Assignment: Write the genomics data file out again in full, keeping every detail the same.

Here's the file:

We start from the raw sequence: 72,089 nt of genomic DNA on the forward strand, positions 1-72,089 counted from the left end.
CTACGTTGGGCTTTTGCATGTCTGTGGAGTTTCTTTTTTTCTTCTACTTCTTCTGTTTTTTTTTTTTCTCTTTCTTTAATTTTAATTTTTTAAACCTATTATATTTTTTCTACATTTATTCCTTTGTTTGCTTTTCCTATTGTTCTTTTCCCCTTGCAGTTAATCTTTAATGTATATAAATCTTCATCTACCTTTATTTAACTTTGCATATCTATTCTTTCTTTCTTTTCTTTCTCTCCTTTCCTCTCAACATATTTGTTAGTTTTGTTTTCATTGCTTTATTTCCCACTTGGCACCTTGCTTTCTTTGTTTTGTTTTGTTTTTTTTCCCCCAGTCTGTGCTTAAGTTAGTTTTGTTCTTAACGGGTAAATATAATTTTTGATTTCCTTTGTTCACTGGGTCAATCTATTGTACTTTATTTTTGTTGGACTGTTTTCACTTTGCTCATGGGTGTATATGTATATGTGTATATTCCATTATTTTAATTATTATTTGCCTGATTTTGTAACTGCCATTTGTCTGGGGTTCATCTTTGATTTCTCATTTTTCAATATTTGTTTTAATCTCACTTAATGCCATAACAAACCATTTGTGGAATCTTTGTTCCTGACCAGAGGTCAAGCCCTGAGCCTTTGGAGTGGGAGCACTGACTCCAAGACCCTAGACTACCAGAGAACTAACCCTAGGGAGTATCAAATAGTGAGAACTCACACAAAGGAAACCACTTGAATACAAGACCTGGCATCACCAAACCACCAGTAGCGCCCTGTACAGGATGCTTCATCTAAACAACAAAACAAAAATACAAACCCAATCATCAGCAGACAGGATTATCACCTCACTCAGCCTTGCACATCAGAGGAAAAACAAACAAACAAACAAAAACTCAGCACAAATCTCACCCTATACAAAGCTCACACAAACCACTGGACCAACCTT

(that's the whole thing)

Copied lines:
We start from the raw sequence: 72,089 nt of genomic DNA on the forward strand, positions 1-72,089 counted from the left end.
CTACGTTGGGCTTTTGCATGTCTGTGGAGTTTCTTTTTTTCTTCTACTTCTTCTGTTTTTTTTTTTTCTCTTTCTTTAATTTTAATTTTTTAAACCTATTATATTTTTTCTACATTTATTCCTTTGTTTGCTTTTCCTATTGTTCTTTTCCCCTTGCAGTTAATCTTTAATGTATATAAATCTTCATCTACCTTTATTTAACTTTGCATATCTATTCTTTCTTTCTTTTCTTTCTCTCCTTTCCTCTCAACATATTTGTTAGTTTTGTTTTCATTGCTTTATTTCCCACTTGGCACCTTGCTTTCTTTGTTTTGTTTTGTTTTTTTTCCCCCAGTCTGTGCTTAAGTTAGTTTTGTTCTTAACGGGTAAATATAATTTTTGATTTCCTTTGTTCACTGGGTCAATCTATTGTACTTTATTTTTGTTGGACTGTTTTCACTTTGCTCATGGGTGTATATGTATATGTGTATATTCCATTATTTTAATTATTATTTGCCTGATTTTGTAACTGCCATTTGTCTGGGGTTCATCTTTGATTTCTCATTTTTCAATATTTGTTTTAATCTCACTTAATGCCATAACAAACCATTTGTGGAATCTTTGTTCCTGACCAGAGGTCAAGCCCTGAGCCTTTGGAGTGGGAGCACTGACTCCAAGACCCTAGACTACCAGAGAACTAACCCTAGGGAGTATCAAATAGTGAGAACTCACACAAAGGAAACCACTTGAATACAAGACCTGGCATCACCAAACCACCAGTAGCGCCCTGTACAGGATGCTTCATCTAAACAACAAAACAAAAATACAAACCCAATCATCAGCAGACAGGATTATCACCTCACTCAGCCTTGCACATCAGAGGAAAAACAAACAAACAAACAAAAACTCAGCACAAATCTCACCCTATACAAAGCTCACACAAACCACTGGACCAACCTT